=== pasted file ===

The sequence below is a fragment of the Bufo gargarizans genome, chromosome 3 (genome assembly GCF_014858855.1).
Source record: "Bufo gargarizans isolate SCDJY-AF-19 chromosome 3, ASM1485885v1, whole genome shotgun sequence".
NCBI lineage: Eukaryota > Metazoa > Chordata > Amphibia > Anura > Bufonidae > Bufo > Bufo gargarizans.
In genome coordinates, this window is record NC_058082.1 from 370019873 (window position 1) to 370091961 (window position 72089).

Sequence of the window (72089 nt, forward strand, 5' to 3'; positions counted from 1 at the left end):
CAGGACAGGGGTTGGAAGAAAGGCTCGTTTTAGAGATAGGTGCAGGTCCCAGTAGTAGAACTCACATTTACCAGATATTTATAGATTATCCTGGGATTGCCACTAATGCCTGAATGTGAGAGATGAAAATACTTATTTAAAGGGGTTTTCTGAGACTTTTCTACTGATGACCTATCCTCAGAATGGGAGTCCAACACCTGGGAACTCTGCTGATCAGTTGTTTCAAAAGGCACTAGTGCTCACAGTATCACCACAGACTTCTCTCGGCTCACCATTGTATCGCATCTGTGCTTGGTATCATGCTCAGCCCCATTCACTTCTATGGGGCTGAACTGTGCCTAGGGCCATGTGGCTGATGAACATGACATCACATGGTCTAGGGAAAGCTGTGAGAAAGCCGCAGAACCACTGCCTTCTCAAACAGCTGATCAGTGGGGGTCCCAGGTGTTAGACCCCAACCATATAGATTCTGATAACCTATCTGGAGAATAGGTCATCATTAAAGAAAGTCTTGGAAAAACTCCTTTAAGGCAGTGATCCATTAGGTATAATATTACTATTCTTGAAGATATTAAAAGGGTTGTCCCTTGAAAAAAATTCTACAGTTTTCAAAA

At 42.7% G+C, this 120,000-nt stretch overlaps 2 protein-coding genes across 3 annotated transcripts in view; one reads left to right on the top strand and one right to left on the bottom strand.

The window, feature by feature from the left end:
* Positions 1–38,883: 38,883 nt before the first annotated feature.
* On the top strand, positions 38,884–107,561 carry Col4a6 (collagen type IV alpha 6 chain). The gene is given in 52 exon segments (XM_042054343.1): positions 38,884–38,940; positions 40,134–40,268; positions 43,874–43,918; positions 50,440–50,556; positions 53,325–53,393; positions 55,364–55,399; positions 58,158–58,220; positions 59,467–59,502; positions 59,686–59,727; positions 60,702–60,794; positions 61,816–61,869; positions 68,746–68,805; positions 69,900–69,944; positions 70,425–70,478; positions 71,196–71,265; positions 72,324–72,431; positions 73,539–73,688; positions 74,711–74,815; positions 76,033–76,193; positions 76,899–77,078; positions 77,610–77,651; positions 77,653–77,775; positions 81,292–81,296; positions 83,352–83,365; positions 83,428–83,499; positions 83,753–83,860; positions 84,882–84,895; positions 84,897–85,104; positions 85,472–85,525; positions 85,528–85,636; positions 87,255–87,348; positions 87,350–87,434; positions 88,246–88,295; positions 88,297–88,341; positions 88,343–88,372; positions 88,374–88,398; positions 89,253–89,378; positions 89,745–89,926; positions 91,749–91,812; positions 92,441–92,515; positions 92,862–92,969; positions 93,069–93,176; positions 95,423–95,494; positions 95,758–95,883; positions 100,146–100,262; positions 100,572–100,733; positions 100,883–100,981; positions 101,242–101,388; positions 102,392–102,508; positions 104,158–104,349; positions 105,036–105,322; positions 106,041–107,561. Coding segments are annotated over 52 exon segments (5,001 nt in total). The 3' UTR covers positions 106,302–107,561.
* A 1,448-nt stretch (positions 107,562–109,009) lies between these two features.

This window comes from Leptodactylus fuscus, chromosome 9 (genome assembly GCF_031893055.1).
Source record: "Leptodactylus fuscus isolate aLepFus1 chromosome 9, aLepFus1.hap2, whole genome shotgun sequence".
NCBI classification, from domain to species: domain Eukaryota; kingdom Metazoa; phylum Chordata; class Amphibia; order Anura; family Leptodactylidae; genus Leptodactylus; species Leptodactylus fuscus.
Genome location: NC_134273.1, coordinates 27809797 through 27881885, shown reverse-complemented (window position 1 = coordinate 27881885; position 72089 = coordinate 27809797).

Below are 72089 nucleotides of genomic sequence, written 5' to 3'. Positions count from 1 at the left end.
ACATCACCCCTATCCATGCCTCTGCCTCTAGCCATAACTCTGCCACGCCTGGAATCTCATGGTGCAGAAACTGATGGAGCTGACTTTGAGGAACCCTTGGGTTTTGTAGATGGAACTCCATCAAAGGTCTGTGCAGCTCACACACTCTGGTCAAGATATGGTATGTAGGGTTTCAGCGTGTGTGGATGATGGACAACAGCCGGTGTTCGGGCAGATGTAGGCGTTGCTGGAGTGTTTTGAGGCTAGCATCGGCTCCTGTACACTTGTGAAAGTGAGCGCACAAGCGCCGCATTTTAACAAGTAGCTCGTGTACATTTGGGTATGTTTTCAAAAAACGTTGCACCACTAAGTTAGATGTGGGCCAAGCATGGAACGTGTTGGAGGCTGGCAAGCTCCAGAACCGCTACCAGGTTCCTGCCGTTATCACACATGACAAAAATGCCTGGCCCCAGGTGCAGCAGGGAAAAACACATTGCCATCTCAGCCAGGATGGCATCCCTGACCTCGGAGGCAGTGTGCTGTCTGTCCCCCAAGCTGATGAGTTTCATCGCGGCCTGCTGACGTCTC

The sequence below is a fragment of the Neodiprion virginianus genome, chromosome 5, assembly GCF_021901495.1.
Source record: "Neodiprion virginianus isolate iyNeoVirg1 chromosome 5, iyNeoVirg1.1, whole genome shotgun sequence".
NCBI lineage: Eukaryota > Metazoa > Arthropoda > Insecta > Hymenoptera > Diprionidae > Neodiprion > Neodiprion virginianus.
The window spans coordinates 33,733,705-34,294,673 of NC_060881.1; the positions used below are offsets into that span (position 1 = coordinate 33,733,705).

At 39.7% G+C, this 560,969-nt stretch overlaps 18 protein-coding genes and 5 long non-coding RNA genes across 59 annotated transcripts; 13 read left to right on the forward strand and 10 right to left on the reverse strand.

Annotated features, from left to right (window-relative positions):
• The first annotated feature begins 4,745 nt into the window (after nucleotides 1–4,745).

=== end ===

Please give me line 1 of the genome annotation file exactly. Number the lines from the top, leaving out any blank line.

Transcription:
The sequence below is a fragment of the Bufo gargarizans genome, chromosome 3 (genome assembly GCF_014858855.1).